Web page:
IBI Payload and Mandatory Data Byte

The IBI Payload is any data sent by the Target that follows the Dynamic Address after an IBI request is ACKed by the Controller. The first byte of the payload that immediately follows the Dynamic Address is referred to as IBI Mandatory Data Byte and is accessed using the I3CxIBIMB register. This Target module will always send one (the Mandatory Data Byte) or more bytes of payload data once the IBI request is accepted by the Controller, which is indicated by the BCR2 bit (BCR2 = 1). This is communicated to the Controller during the Dynamic Address Assignment procedure or when the Controller requests for it using the GETBCR (Get Bus Characteristics Register) Direct Common Command Code (CCC).

The Controller sets the maximum payload size using the SETMRL (Set Maximum Read Length) CCC. This value is stored in the read-only I3CxIBIPSZ IBI Payload Size register. A payload size value of zero indicates that the IBI payload is only the Mandatory Data Byte. Any other payload size value indicates the size of payload (excluding Mandatory Data Byte) in bytes. Hence, the minimum payload size supported by the Target is one byte (the Mandatory Data Byte) and the maximum payload size is 256 bytes. The Controller can use the GETMRL (Get Maximum Read Length) CCC to read the value of the maximum payload size stored in the I3CxIBIPSZ register.

Once the Controller ACKs the IBI request, it cannot decline the reception of the Mandatory Data Byte since it is transmitted in Push-Pull mode and must wait for the next T-bit. After receiving the Mandatory Data Byte, the Controller can continue to receive further payload data from the Target in Push-Pull mode or terminate any subsequent transmission by asserting the End-of-Data T-bit (Restart) or transmitting a Stop. The frame format of a successful IBI transaction is shown in Figure 1.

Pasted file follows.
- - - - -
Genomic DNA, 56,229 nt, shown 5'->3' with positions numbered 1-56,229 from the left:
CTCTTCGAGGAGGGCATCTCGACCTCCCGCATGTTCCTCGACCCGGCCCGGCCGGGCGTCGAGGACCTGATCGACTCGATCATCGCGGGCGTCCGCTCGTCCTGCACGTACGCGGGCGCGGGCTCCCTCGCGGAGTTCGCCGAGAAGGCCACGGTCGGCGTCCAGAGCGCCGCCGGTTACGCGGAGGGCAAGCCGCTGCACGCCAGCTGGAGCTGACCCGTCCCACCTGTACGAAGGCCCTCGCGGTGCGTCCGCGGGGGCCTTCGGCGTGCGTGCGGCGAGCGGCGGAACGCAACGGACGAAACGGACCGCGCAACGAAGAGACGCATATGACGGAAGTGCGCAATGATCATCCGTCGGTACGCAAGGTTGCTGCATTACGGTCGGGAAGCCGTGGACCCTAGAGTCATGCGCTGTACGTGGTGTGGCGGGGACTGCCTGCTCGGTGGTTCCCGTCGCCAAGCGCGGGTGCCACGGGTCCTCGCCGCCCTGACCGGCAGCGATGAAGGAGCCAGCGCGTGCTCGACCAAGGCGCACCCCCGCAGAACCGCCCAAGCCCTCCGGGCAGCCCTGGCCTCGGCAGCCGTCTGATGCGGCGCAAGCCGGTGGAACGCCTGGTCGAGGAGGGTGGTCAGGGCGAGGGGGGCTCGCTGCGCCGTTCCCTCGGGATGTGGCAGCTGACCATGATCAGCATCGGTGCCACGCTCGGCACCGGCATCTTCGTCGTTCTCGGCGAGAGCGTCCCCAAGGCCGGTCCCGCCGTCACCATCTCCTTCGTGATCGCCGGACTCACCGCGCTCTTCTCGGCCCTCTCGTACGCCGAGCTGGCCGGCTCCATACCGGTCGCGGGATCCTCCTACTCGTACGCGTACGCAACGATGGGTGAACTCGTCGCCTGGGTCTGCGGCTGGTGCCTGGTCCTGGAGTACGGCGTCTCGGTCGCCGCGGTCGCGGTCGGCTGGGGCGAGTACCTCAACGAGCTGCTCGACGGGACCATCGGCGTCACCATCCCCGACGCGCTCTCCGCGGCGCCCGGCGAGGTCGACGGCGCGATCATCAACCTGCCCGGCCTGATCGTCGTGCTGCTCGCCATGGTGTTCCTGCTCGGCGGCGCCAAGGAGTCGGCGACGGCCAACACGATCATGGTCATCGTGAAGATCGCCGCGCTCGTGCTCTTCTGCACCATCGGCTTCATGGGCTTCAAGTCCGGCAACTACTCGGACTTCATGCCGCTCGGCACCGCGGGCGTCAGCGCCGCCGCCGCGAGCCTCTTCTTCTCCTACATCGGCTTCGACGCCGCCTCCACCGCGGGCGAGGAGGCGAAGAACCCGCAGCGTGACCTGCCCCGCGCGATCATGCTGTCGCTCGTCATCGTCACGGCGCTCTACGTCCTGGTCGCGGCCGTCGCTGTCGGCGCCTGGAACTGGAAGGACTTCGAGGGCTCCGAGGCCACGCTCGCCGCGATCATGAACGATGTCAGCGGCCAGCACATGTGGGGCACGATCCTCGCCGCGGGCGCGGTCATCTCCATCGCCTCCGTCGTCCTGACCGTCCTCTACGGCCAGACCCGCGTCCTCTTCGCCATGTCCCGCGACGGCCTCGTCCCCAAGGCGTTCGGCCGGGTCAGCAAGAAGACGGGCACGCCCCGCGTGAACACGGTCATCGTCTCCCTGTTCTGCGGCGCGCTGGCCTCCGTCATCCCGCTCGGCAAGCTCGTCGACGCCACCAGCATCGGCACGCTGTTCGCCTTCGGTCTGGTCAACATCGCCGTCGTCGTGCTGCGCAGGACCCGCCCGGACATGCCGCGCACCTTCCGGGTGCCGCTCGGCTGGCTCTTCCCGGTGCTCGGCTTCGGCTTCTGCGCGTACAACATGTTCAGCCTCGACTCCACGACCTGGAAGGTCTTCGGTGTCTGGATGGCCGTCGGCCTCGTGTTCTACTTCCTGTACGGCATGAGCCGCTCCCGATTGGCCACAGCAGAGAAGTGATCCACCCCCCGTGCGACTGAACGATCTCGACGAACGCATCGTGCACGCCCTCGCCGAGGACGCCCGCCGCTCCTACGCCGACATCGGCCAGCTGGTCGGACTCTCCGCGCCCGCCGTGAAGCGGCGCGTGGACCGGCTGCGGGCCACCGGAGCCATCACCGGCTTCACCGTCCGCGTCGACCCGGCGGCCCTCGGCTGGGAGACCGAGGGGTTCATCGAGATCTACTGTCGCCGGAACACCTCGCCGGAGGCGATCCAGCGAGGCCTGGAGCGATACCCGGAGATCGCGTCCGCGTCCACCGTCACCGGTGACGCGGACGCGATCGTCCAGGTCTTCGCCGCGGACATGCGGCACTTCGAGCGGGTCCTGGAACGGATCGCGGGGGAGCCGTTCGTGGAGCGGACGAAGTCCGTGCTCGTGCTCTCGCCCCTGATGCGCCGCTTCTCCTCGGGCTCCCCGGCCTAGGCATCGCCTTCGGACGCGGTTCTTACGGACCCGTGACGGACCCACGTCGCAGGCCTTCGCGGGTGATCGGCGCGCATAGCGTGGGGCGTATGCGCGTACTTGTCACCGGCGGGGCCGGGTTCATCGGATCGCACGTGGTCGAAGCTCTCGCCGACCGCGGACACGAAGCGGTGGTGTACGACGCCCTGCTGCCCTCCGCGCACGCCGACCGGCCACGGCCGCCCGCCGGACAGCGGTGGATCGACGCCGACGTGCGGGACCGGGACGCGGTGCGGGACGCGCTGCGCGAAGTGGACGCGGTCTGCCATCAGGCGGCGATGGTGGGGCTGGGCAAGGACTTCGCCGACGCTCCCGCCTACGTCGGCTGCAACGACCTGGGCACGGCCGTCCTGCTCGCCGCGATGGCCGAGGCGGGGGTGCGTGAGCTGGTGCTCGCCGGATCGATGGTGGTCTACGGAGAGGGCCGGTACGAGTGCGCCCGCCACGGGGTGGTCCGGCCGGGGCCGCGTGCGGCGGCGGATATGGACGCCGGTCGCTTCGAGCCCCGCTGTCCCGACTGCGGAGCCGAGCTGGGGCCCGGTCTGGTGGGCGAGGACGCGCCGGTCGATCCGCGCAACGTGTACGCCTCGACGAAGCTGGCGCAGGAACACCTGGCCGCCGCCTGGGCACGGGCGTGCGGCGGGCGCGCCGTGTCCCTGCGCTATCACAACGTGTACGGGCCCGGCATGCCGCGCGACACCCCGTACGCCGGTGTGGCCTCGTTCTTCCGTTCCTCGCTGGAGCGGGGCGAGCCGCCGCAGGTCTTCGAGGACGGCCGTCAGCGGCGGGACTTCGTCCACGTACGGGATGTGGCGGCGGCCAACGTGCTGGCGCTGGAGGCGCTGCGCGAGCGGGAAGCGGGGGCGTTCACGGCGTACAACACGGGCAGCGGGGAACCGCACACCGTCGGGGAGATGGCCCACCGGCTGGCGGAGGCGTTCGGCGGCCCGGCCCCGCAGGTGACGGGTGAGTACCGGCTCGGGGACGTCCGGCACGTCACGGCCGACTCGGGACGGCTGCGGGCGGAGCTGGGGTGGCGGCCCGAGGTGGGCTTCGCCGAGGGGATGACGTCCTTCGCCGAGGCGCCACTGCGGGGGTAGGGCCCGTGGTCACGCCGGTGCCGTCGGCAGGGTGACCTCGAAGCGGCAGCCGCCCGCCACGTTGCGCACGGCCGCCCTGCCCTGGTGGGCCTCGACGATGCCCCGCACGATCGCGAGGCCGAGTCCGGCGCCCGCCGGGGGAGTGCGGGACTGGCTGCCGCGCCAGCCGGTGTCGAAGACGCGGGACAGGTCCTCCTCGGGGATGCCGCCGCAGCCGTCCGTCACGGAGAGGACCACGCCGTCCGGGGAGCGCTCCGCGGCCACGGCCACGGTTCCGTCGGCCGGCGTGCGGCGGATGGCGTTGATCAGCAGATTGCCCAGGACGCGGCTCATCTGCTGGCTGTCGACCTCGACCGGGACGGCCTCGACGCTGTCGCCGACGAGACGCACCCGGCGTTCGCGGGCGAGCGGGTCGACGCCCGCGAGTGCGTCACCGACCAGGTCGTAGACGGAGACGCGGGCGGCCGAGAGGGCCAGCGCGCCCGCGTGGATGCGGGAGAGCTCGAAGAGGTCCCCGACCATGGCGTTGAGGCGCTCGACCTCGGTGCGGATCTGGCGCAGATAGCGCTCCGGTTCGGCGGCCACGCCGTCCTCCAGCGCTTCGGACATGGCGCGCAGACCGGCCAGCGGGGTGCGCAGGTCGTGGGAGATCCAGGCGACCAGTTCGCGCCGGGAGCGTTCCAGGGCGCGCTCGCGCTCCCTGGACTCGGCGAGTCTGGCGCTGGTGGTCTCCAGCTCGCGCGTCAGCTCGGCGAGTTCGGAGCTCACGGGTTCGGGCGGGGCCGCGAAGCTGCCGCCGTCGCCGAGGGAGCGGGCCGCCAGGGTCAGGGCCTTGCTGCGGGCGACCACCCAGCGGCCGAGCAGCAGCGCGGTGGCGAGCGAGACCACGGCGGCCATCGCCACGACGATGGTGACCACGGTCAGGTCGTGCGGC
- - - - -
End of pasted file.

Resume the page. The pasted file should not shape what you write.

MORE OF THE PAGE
The I3CxIBIMB Mandatory Data Byte provides the Controller additional information about the event that has happened and is divided into two fields as defined by MIPI:

Important:
  1. 1.As per MIPI specification, the Most Significant bit (IBIMB7) of the I3CxIBIMB Mandatory Data Byte signifies timing information or pending read notification. Since this Target module does not support either, IBIMB7 bit is reserved and will always read ‘0’.
  2. 2.MIPI Alliance maintains a web-based registry of defined Mandatory Data Byte use case values at https://www.mipi.org/MIPI_I3C_mandatory_data_byte_values_public.
The user can write the payload data to be sent to the I3CxTXB Transmit Buffer, which feeds into the Transmit FIFO. Once the Target sends the I3CxIBIMB Mandatory Data Byte, it will start sending the payload from the Transmit FIFO. The Target will continue to send the payload until the Transmit FIFO becomes empty (and asserts the End-of-Data T-bit), or if the Controller aborts the transaction by asserting the End-of-Data T-bit (a Restart condition) or a Stop. If the Controller aborts the payload transmission, then the IBIAEIF error interrupt flag is set. Refer to the pseudo-code shown in IBI Request Pseudo-code Using Polling below for more information.